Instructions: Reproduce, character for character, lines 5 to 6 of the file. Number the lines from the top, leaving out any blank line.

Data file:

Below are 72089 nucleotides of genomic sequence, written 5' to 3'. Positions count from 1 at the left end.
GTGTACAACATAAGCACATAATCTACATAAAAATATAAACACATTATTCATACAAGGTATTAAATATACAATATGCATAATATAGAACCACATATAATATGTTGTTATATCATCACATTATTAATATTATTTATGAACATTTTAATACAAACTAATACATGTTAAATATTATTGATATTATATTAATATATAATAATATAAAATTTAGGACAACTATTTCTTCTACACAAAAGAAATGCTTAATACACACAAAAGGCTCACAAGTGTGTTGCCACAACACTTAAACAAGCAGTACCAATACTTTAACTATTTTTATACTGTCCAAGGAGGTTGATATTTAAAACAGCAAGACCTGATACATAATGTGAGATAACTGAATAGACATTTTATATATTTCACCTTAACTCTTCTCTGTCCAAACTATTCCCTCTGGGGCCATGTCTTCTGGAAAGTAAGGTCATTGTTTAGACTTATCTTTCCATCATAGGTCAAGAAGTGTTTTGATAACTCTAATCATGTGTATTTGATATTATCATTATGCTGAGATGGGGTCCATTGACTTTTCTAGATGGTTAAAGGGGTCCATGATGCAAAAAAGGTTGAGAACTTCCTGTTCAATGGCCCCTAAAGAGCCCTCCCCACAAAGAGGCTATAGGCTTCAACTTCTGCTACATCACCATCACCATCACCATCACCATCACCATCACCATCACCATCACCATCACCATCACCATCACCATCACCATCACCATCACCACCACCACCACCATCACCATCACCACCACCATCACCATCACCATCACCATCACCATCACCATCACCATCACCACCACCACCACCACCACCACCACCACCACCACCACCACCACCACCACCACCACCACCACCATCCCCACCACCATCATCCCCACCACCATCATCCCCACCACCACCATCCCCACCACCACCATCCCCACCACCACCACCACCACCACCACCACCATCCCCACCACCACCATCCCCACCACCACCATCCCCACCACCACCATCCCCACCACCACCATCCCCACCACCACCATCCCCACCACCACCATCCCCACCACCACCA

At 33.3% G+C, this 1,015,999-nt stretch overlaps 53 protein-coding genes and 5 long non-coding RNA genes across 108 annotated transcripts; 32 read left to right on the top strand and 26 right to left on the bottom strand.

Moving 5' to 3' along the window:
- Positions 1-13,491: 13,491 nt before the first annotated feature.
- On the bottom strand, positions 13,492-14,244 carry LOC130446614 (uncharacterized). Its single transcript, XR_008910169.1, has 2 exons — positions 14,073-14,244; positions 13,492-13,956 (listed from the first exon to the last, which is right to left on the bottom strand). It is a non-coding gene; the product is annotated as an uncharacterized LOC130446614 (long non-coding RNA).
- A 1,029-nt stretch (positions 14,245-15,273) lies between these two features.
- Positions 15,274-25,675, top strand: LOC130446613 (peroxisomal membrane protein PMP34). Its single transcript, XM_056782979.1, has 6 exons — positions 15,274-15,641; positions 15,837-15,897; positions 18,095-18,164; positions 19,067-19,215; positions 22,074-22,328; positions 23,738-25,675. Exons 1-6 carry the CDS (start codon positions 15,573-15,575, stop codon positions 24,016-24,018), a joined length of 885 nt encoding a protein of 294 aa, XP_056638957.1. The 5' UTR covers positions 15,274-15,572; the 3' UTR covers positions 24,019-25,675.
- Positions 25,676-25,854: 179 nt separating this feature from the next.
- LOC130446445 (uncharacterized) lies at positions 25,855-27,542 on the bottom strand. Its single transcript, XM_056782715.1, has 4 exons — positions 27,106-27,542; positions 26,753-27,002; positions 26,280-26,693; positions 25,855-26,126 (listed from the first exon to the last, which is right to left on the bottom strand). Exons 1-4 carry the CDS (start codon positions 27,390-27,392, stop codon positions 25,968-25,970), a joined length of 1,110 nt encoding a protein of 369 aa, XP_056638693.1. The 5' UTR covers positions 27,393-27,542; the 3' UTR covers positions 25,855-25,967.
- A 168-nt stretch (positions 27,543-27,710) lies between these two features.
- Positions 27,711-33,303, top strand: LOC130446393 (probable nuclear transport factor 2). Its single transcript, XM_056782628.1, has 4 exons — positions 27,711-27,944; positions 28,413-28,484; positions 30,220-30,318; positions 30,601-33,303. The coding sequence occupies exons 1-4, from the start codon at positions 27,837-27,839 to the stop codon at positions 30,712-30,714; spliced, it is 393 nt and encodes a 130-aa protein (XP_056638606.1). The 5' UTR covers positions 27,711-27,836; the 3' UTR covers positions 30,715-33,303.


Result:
- Positions 1-13,491: 13,491 nt before the first annotated feature.
- On the bottom strand, positions 13,492-14,244 carry LOC130446614 (uncharacterized). Its single transcript, XR_008910169.1, has 2 exons — positions 14,073-14,244; positions 13,492-13,956 (listed from the first exon to the last, which is right to left on the bottom strand). It is a non-coding gene; the product is annotated as an uncharacterized LOC130446614 (long non-coding RNA).